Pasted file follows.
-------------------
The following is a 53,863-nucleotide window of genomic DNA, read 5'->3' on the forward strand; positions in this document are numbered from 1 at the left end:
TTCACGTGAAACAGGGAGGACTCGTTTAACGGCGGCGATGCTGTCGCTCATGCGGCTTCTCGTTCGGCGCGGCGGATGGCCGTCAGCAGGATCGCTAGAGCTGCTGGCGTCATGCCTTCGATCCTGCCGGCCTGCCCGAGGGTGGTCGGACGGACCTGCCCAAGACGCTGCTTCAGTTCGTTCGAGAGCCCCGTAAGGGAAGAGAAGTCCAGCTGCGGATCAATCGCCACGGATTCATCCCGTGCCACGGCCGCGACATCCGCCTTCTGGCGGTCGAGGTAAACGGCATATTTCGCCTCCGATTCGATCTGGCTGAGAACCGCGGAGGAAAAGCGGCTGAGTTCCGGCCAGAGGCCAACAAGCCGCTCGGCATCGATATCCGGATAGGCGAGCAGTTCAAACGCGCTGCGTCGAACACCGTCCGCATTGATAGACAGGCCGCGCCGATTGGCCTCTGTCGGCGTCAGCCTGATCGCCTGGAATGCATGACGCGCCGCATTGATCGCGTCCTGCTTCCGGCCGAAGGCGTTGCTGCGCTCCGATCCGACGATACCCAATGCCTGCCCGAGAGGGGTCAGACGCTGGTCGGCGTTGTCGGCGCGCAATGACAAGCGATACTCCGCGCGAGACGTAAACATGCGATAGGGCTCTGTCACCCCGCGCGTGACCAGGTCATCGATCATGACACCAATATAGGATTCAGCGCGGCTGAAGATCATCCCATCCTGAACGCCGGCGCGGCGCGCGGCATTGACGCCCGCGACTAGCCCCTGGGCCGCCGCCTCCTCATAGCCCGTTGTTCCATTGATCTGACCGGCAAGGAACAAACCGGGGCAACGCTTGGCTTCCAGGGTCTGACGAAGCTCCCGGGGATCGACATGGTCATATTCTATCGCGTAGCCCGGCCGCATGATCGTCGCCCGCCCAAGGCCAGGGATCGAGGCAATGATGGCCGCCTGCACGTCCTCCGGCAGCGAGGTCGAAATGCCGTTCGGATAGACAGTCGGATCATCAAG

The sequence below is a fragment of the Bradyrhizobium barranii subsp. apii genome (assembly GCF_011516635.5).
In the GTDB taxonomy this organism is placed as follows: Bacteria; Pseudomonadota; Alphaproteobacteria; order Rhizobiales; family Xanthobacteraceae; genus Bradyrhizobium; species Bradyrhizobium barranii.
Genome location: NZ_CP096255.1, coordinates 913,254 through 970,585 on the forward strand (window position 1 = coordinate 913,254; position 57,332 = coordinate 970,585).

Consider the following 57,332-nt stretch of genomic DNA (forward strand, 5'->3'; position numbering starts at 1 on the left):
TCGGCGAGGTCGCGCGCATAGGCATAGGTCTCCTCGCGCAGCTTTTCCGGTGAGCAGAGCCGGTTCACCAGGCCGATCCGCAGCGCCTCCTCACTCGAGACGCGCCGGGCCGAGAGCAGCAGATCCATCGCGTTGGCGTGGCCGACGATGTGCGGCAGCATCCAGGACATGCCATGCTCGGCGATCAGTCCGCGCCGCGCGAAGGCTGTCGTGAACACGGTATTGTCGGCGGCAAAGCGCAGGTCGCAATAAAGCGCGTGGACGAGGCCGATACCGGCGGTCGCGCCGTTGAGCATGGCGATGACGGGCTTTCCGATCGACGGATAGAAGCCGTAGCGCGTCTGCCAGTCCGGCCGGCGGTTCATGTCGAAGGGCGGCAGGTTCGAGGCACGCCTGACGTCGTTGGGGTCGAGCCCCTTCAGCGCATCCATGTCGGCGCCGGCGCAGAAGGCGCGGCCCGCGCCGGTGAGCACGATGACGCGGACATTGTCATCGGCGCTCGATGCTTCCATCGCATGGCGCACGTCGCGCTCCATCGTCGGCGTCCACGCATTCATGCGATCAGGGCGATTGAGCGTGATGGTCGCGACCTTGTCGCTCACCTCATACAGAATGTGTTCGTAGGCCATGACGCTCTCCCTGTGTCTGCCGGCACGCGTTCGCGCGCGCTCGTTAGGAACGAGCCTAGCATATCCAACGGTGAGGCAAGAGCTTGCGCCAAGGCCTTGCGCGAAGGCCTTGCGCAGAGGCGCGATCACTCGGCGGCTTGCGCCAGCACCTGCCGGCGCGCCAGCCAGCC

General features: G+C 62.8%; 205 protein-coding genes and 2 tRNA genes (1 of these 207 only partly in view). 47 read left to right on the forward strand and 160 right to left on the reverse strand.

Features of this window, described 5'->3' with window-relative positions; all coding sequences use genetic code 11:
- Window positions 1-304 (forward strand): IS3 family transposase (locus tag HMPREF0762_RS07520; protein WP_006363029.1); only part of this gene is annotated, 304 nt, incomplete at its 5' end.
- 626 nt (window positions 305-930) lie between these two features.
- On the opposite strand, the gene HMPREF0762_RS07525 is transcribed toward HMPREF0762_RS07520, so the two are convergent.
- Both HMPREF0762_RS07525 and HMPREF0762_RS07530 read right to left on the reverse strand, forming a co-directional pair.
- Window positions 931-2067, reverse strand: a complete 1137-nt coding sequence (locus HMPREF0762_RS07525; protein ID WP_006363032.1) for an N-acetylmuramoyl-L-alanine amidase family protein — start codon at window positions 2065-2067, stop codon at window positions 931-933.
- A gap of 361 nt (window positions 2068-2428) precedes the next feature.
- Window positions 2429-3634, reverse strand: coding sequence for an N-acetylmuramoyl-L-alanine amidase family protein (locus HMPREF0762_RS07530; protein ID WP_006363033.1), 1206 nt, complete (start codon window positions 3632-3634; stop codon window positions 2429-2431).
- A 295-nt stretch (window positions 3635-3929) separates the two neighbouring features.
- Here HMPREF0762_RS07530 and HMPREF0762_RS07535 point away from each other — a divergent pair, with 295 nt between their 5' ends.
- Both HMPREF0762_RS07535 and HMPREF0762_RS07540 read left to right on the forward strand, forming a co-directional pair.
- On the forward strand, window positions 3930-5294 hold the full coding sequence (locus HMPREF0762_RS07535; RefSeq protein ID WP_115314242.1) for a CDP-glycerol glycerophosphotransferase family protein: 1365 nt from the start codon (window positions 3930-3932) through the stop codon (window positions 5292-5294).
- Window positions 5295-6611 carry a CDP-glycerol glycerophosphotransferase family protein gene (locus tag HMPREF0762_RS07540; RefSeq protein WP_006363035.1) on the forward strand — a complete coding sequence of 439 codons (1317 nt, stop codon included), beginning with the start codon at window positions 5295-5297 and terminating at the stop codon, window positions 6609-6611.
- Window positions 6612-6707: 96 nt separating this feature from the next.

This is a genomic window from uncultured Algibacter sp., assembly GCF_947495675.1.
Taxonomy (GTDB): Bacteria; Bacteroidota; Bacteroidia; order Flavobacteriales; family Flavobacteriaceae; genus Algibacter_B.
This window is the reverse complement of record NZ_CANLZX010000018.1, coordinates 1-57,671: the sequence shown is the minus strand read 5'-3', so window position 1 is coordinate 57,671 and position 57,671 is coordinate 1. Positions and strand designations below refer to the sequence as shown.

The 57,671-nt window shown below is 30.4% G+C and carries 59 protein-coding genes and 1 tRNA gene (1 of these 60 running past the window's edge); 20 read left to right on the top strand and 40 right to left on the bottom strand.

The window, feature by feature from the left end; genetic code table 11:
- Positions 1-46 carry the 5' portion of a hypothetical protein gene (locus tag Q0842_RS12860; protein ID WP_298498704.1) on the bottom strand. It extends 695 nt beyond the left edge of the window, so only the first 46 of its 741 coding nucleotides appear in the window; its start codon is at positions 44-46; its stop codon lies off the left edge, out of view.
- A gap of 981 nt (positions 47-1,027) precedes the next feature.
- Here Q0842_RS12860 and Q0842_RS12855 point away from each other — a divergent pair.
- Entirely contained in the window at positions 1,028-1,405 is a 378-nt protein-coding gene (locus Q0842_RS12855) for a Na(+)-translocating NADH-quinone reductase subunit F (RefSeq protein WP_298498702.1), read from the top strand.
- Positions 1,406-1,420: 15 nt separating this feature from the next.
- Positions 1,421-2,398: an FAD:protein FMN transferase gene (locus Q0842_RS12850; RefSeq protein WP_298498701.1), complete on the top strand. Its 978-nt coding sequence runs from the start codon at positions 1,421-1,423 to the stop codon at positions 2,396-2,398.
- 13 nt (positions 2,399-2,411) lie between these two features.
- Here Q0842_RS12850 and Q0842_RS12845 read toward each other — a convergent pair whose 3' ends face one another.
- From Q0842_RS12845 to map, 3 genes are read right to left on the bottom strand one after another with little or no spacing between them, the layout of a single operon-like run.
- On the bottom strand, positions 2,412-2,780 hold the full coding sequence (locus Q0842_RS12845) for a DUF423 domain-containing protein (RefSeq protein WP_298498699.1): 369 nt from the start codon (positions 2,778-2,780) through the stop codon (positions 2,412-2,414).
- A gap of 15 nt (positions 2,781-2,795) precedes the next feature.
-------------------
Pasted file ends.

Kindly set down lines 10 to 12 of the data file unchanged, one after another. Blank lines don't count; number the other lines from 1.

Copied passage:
- Window positions 1-304 (forward strand): IS3 family transposase (locus tag HMPREF0762_RS07520; protein WP_006363029.1); only part of this gene is annotated, 304 nt, incomplete at its 5' end.
- 626 nt (window positions 305-930) lie between these two features.
- On the opposite strand, the gene HMPREF0762_RS07525 is transcribed toward HMPREF0762_RS07520, so the two are convergent.